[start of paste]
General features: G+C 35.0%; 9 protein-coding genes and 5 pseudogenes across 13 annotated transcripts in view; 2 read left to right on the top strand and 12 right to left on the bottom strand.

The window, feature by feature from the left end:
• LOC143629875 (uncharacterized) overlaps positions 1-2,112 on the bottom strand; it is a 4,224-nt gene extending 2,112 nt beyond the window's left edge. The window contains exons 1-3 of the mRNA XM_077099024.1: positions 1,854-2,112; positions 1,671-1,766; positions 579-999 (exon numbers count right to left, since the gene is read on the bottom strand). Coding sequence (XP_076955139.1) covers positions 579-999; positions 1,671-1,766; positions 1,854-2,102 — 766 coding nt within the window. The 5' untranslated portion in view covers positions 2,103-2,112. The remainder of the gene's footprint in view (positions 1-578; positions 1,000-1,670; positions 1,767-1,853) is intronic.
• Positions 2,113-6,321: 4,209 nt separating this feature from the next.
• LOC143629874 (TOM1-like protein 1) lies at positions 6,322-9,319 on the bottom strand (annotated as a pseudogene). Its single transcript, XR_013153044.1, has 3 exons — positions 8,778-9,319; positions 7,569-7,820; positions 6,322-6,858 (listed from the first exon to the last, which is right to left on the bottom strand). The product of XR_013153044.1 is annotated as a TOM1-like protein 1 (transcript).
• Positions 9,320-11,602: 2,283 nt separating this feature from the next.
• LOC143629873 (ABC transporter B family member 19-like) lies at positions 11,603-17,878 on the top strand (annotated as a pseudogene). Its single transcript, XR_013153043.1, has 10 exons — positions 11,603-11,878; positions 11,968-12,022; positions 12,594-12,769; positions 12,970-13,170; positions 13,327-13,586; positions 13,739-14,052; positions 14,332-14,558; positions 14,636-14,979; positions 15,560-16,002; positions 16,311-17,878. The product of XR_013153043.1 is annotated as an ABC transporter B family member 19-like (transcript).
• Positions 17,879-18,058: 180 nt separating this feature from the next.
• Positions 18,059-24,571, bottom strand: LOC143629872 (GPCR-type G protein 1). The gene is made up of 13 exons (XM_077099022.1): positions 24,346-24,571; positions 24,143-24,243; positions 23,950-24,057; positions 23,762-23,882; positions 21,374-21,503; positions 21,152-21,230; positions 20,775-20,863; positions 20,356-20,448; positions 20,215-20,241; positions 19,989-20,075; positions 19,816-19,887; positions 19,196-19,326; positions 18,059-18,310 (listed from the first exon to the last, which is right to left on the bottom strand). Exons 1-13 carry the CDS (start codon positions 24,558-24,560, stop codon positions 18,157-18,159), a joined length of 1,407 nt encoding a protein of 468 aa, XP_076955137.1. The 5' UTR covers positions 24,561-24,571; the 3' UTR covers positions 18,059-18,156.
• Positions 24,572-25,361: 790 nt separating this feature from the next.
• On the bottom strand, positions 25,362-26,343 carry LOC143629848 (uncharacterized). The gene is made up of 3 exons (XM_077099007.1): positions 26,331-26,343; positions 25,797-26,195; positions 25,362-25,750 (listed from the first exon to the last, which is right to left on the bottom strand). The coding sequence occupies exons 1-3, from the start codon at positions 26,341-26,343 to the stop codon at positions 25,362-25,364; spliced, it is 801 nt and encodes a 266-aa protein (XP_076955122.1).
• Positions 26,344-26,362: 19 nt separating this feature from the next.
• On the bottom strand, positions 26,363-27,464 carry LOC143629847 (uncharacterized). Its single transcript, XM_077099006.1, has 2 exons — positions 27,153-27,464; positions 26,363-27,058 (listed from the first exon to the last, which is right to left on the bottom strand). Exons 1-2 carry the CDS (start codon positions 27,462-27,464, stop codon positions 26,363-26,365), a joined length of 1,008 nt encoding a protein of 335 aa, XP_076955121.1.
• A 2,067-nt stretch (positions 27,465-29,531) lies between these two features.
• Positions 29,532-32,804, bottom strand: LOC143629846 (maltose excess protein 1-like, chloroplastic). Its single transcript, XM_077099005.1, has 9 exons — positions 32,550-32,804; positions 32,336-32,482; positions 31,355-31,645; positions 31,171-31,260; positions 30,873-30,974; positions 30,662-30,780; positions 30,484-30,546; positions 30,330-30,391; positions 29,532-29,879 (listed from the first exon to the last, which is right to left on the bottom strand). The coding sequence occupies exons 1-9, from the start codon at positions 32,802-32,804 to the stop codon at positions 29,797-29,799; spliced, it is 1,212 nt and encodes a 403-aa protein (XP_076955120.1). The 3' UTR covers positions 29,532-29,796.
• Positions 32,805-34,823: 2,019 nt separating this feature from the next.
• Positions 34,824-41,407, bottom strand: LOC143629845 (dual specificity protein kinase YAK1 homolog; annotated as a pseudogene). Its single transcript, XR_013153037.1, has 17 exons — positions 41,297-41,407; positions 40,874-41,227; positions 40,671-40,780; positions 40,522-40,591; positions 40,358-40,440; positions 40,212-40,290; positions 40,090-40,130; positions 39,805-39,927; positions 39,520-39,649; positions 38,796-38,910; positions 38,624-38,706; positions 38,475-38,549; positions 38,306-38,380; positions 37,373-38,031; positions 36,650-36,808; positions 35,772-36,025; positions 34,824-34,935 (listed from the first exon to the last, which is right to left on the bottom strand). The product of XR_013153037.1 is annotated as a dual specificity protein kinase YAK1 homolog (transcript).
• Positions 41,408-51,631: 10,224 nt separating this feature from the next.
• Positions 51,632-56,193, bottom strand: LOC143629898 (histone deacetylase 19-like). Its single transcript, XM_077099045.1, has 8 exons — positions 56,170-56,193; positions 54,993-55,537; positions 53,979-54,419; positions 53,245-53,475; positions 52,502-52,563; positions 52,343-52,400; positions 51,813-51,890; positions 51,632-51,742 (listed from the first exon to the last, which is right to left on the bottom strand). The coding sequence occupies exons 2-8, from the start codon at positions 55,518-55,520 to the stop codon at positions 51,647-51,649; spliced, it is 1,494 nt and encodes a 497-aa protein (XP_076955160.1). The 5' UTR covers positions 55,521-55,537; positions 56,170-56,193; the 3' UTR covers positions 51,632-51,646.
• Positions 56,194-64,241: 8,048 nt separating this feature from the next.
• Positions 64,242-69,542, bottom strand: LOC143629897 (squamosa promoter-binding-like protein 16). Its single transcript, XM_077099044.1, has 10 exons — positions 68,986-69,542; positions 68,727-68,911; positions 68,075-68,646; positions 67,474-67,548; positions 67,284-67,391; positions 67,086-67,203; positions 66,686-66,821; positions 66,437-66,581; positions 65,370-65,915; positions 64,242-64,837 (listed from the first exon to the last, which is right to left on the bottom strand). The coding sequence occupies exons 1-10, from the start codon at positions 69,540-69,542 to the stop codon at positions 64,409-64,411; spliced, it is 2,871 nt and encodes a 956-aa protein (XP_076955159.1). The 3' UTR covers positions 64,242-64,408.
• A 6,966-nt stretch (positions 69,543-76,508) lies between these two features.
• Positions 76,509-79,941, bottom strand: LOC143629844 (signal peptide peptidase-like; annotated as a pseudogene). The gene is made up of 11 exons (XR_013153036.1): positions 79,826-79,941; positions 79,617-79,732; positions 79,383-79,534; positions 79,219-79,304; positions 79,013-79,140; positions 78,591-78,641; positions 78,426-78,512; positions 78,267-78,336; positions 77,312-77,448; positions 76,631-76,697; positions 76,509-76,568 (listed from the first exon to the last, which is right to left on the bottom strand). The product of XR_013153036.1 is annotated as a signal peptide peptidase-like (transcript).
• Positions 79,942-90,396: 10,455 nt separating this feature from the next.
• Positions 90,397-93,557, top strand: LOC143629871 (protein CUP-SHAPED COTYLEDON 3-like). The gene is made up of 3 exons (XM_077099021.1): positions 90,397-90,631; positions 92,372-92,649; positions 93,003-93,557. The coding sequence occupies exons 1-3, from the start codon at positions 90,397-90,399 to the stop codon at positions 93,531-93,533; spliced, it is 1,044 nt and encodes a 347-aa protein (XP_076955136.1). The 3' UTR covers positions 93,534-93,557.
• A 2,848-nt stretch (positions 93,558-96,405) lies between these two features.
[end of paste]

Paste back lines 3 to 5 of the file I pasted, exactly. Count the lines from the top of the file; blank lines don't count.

• LOC143629875 (uncharacterized) overlaps positions 1-2,112 on the bottom strand; it is a 4,224-nt gene extending 2,112 nt beyond the window's left edge. The window contains exons 1-3 of the mRNA XM_077099024.1: positions 1,854-2,112; positions 1,671-1,766; positions 579-999 (exon numbers count right to left, since the gene is read on the bottom strand). Coding sequence (XP_076955139.1) covers positions 579-999; positions 1,671-1,766; positions 1,854-2,102 — 766 coding nt within the window. The 5' untranslated portion in view covers positions 2,103-2,112. The remainder of the gene's footprint in view (positions 1-578; positions 1,000-1,670; positions 1,767-1,853) is intronic.
• Positions 2,113-6,321: 4,209 nt separating this feature from the next.
• LOC143629874 (TOM1-like protein 1) lies at positions 6,322-9,319 on the bottom strand (annotated as a pseudogene). Its single transcript, XR_013153044.1, has 3 exons — positions 8,778-9,319; positions 7,569-7,820; positions 6,322-6,858 (listed from the first exon to the last, which is right to left on the bottom strand). The product of XR_013153044.1 is annotated as a TOM1-like protein 1 (transcript).